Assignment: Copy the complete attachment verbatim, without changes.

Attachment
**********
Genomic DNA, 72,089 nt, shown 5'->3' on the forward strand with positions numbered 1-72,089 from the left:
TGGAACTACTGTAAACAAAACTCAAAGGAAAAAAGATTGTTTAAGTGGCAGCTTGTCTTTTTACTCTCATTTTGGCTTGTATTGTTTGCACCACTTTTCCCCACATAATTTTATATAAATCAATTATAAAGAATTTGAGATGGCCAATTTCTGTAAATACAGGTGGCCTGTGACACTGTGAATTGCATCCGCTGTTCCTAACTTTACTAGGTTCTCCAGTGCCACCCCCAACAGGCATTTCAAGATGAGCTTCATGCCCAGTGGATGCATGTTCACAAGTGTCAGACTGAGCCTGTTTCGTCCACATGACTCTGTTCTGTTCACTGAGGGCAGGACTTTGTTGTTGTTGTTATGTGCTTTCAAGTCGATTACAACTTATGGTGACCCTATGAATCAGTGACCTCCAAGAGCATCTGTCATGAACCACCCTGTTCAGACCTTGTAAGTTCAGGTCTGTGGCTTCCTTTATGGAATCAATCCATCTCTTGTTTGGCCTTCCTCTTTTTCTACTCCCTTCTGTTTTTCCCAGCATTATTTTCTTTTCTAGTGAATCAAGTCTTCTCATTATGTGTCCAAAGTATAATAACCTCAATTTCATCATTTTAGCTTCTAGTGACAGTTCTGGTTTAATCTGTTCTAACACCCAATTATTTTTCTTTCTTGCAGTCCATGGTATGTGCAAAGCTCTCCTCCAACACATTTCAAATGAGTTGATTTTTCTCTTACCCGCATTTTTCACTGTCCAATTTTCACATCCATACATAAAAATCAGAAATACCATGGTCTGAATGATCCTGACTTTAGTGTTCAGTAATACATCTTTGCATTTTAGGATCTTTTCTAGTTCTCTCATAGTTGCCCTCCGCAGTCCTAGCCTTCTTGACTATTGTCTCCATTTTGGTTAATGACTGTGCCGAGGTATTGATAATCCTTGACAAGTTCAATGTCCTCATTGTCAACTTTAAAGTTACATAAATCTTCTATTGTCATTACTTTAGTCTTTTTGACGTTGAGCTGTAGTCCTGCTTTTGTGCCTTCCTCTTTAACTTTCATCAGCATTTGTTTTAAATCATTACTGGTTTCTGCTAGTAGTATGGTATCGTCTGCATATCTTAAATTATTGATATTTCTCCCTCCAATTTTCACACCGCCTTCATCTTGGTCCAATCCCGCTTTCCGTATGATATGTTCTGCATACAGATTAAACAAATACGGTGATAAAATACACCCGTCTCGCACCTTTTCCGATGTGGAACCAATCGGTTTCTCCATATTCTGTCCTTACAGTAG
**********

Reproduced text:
Genomic DNA, 72,089 nt, shown 5'->3' on the forward strand with positions numbered 1-72,089 from the left:
TGGAACTACTGTAAACAAAACTCAAAGGAAAAAAGATTGTTTAAGTGGCAGCTTGTCTTTTTACTCTCATTTTGGCTTGTATTGTTTGCACCACTTTTCCCCACATAATTTTATATAAATCAATTATAAAGAATTTGAGATGGCCAATTTCTGTAAATACAGGTGGCCTGTGACACTGTGAATTGCATCCGCTGTTCCTAACTTTACTAGGTTCTCCAGTGCCACCCCCAACAGGCATTTCAAGATGAGCTTCATGCCCAGTGGATGCATGTTCACAAGTGTCAGACTGAGCCTGTTTCGTCCACATGACTCTGTTCTGTTCACTGAGGGCAGGACTTTGTTGTTGTTGTTATGTGCTTTCAAGTCGATTACAACTTATGGTGACCCTATGAATCAGTGACCTCCAAGAGCATCTGTCATGAACCACCCTGTTCAGACCTTGTAAGTTCAGGTCTGTGGCTTCCTTTATGGAATCAATCCATCTCTTGTTTGGCCTTCCTCTTTTTCTACTCCCTTCTGTTTTTCCCAGCATTATTTTCTTTTCTAGTGAATCAAGTCTTCTCATTATGTGTCCAAAGTATAATAACCTCAATTTCATCATTTTAGCTTCTAGTGACAGTTCTGGTTTAATCTGTTCTAACACCCAATTATTTTTCTTTCTTGCAGTCCATGGTATGTGCAAAGCTCTCCTCCAACACATTTCAAATGAGTTGATTTTTCTCTTACCCGCATTTTTCACTGTCCAATTTTCACATCCATACATAAAAATCAGAAATACCATGGTCTGAATGATCCTGACTTTAGTGTTCAGTAATACATCTTTGCATTTTAGGATCTTTTCTAGTTCTCTCATAGTTGCCCTCCGCAGTCCTAGCCTTCTTGACTATTGTCTCCATTTTGGTTAATGACTGTGCCGAGGTATTGATAATCCTTGACAAGTTCAATGTCCTCATTGTCAACTTTAAAGTTACATAAATCTTCTATTGTCATTACTTTAGTCTTTTTGACGTTGAGCTGTAGTCCTGCTTTTGTGCCTTCCTCTTTAACTTTCATCAGCATTTGTTTTAAATCATTACTGGTTTCTGCTAGTAGTATGGTATCGTCTGCATATCTTAAATTATTGATATTTCTCCCTCCAATTTTCACACCGCCTTCATCTTGGTCCAATCCCGCTTTCCGTATGATATGTTCTGCATACAGATTAAACAAATACGGTGATAAAATACACCCGTCTCGCACCTTTTCCGATGTGGAACCAATCGGTTTCTCCATATTCTGTCCTTACAGTAG